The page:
By Jason Boog on October 17, 2012 7:23 PM
Many writers struggle to find the best price point as they enter the crowded and confusing digital book marketplace.
Movable Type Management president Jason Allen Ashlock helped found the The Rogue Reader imprint this month, a new “digital publishing channel for outstanding suspense fiction.”
We caught up with Ashlock (one of our many Media App Summit guests) to get some advice about how to price a digital book. His long and thoughtful answer follows below. UPDATE: Ashlock also shared his thoughts about the PressBooks platform and publishing online.
Because The Rogue Reader publishes only one breakout author a month, we have the time to really drill down on the data we’re compiling and make the most of it by experimenting often. And we have great analytics partners helping us read the data we’re getting. Pricing is, of course, a major factor for readers who are considering whether to take a chance on a new author, and when you’re just starting to build an author brand, and the author is really good and the work is really good, the most important thing is that readers actually read the books. You have to price to make that as likely as possible. But pricing as low as possible isn’t always the right way to do that. It used to be that pricing really low was a distinctive. It separated you from the big publishers’ high priced ebooks and gave you a competitive advantage. Those days may be over. Because now pricing too low just places you in an even more competitive segment. And if you follow that strategy to its natural conclusion–pricing lower and lower to distinguish yourself–you end up giving away your book for free.
Ashlock continued: “First, we’ve learned from watching the ebook lists that non-traditional authors don’t have to be under $2.99 anymore. The bestsellers in the $3 to $8 range are now frequently not Big 6 titles. So the myth that you have to be under $2.99 just doesn’t prove true. In our price experiments, we’ll drop to that low tier, but we don’t have to assume that’s the only place you can succeed. Second, you can price higher when you don’t need to compensate for lack of blurbs or reviews.”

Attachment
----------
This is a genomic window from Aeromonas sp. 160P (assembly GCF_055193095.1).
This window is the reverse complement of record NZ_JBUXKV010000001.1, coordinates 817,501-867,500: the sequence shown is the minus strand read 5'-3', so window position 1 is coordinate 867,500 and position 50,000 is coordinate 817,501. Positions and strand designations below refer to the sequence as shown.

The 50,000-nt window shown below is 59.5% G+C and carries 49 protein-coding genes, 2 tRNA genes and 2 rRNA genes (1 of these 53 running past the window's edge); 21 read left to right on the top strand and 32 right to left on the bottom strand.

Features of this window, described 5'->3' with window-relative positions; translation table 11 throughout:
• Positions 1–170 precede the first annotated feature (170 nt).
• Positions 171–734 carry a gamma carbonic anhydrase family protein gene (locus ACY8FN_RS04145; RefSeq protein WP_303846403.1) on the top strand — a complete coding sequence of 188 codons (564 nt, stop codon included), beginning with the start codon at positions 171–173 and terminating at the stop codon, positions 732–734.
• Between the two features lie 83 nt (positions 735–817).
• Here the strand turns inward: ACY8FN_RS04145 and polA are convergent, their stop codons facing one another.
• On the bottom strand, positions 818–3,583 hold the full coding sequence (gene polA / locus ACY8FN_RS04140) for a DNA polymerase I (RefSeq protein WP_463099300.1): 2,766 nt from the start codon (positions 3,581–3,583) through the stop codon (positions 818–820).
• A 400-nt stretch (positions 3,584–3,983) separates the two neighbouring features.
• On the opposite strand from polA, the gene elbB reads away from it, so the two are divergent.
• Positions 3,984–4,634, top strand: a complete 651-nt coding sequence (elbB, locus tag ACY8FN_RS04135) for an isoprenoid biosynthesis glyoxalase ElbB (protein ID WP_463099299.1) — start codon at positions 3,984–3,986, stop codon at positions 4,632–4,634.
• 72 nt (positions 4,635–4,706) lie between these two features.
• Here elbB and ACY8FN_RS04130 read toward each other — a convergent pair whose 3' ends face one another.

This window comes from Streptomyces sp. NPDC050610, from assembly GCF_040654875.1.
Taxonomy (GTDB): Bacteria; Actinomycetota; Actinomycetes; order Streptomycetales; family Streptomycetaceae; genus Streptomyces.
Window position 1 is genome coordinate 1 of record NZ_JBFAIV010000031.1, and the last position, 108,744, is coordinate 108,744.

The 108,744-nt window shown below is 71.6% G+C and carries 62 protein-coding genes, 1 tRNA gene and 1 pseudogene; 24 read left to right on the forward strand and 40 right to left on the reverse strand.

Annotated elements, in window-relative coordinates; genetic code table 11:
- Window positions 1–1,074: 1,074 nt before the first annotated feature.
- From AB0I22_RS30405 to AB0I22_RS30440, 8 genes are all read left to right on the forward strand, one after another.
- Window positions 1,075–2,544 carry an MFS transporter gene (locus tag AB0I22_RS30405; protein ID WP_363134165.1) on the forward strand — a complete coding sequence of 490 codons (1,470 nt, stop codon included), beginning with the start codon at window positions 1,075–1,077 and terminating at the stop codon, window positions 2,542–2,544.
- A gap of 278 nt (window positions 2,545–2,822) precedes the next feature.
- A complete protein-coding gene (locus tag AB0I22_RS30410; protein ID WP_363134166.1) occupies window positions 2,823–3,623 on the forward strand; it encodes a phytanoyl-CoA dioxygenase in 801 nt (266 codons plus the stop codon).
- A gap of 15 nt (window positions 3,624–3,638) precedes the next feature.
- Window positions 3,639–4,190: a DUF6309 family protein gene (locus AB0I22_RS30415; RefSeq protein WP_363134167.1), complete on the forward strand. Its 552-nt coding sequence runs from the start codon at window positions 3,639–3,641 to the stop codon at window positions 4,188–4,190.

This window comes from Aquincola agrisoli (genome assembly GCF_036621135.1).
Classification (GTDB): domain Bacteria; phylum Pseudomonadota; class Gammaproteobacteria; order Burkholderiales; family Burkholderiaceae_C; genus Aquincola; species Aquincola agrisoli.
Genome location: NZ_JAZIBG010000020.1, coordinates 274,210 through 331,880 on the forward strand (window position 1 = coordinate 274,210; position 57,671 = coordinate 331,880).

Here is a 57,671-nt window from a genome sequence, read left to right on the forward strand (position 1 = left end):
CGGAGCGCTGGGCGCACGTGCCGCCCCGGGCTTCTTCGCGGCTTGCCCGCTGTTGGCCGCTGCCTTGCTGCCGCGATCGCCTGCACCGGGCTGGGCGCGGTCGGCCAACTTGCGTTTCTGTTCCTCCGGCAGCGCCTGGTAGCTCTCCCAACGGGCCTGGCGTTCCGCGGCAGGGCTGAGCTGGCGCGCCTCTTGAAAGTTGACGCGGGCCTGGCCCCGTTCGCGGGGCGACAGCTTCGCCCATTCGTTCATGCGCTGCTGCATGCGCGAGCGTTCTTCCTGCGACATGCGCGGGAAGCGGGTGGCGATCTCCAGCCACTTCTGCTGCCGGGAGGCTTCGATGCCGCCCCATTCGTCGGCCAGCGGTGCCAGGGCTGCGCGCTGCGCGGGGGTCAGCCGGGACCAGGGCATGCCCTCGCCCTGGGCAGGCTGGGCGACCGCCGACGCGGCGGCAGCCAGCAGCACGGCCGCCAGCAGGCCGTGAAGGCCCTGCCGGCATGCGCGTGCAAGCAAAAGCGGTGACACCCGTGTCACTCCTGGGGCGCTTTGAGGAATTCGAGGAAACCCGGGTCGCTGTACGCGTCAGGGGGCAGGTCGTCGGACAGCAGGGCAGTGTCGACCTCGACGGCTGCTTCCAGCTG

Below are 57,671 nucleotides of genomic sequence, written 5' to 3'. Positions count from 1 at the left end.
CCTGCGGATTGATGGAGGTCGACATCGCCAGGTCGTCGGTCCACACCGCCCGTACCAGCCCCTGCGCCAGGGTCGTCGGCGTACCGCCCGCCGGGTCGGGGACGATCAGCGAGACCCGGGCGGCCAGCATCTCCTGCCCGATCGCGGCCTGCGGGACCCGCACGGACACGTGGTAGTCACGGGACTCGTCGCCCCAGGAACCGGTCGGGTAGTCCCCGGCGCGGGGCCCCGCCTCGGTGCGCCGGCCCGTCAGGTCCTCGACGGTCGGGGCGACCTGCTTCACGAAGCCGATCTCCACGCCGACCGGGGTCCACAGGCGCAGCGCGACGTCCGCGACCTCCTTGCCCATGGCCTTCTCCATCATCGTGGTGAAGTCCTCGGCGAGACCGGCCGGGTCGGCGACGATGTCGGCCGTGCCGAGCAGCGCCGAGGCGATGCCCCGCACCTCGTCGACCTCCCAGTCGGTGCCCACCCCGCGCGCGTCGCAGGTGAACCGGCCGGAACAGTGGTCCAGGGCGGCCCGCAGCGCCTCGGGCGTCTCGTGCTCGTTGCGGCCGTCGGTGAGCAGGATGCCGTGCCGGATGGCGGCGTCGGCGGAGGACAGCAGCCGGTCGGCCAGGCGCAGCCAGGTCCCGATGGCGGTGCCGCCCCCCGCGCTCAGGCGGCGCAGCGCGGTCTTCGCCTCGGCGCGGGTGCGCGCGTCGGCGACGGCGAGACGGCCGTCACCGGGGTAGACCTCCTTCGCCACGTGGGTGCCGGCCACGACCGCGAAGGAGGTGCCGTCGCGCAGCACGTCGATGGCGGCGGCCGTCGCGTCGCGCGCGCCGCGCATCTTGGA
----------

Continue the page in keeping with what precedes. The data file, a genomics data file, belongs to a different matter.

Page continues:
The agent also urged writers to be flexible: “When you publish outside traditional channels, and go directly with retailers, you have a great deal of flexibility, including the control of pricing. We can change prices whenever we want, as often as we want. So we aim to use that tool to our advantage. We launched a week ago and we’ve already done some pricing experiments, and will continue to. When we get reviews or media hits, we’re highly alert to how well the sales respond, and can adjust quickly to any trends–upward or downward.”
He continued: “We’re tracking sales rank and unit sales constantly, so we know when we are peaking and when we are slowing down, and we can adjust price as necessary to keep momentum or try to prompt momentum. Our debut author, Ro Cuzon, has two books out this month. Under the Dixie Moon, which was a Nook bestseller, and Under the Carib Sun. Both feature the same protagonist, Adel Destin. Both came out priced at $4.99. The second, Carib, is a prequel actually, so when Dixie started taking off, we dropped Carib to $1.99 to encourage those who jumped on the first title to pick up the second. To make that easy, we dropped the price on the second book to encourage readers to continue their journey with this great author and his compelling hero.”
He concluded: “With our titles, we’ve got blurbs from major authors like Lippman, Pelecanos, Chercover, and others, so the value is communicated clearly. And third, we knew we had the support of Barnes & Noble, who had chosen our first title, Ro Cuzon’s Under the Dixie Moon, as a Nook First pick for October. If you don’t have retailer support or major endorsements, you can feel as though your price has to be as low as you can make it. If you have those things, you can price differently. It’s important for all of us who are publishing non-traditionally to remember that pricing is tactical. It’s one tool that has to be combined with a lot of others–and has to adjust to changing conditions–to accomplish the overall strategy.”
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